The AlphaSmart Neo 2 (pictured above) is the most recent in a line of smart typewriters that were favoured both in classrooms and by professional writers and journalists for many years. It offers accessibility features like Sticky Keys and Slow Keys, Spellchecker, Typing Tutor and they claim it can sync with Google Docs (I wasn’t aware of this until now and can’t confirm it). This device was last updated in 2010 and discontinued by the manufacturer in 2013 yet I suggest it is far from obsolete. They are available on Ebay for about €25, even less if bought in bulk. It will last up to a year on 3 AA batteries and is tough enough to take quite a bit of punishment.
It was coming across this new product, the FreeWrite that actually got me thinking about the AlphaSmart Neo above. FreeWrite (pictured above) is a similar product except offering a (much) better keyboard, better screen and more current online syncing capabilities (Google Drive, Evernote, Dropbox currently). Details are a little sketchy on whether the FreeWrite offers keyboard accessibility features like Sticky Keys or Slow Keys or even word processing capabilities like a Spellchecker or thesaurus. However one advantage concerning accessibility it has over the AlphaSmart is that it does offer the ability to adjust the font size and a larger screen to accommodate this. The FreeWrite isn’t cheap (available for pre-order at over €550) but it looks like a quality product (the Cherry mechanical keyboard would be a joy to use and the e-ink screen will offer your eyes a much needed break from the glaring display as well as being usable in direct sunlight). I’ll update this when (or if) they come back to me about the accessibility features, without which I fear this product will remain an object of desire for hipsters and professional writers and of no practical use to many of us.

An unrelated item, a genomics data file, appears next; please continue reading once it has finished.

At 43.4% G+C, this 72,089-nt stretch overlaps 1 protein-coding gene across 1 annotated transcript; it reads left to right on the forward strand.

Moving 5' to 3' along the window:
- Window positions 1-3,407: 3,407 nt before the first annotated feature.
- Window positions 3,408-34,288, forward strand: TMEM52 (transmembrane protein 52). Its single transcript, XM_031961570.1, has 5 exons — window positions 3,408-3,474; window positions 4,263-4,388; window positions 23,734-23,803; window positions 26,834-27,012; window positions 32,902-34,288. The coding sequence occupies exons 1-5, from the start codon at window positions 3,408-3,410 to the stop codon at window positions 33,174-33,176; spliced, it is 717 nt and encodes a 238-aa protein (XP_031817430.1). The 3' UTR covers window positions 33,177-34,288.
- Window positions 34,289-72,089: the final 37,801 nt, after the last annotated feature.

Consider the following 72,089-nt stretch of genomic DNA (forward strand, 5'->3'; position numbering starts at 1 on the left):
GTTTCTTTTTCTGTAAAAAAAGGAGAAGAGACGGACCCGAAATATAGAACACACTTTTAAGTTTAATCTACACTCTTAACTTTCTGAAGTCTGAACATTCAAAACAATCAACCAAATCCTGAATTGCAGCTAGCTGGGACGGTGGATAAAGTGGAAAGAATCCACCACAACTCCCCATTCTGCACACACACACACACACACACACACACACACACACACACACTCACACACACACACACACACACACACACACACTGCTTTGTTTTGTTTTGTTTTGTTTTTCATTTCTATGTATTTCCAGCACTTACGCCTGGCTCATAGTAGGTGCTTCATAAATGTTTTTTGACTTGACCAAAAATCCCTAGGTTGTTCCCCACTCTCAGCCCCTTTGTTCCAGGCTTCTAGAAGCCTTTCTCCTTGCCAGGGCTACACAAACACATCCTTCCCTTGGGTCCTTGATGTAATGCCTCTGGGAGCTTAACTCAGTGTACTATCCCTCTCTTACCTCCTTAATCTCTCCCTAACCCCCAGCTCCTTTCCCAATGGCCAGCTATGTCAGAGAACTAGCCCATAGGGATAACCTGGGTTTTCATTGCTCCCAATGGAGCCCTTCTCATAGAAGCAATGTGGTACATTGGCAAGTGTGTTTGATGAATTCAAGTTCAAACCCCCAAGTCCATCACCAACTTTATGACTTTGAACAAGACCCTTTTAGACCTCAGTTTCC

Update: FreeWrite got back to me with the following reply.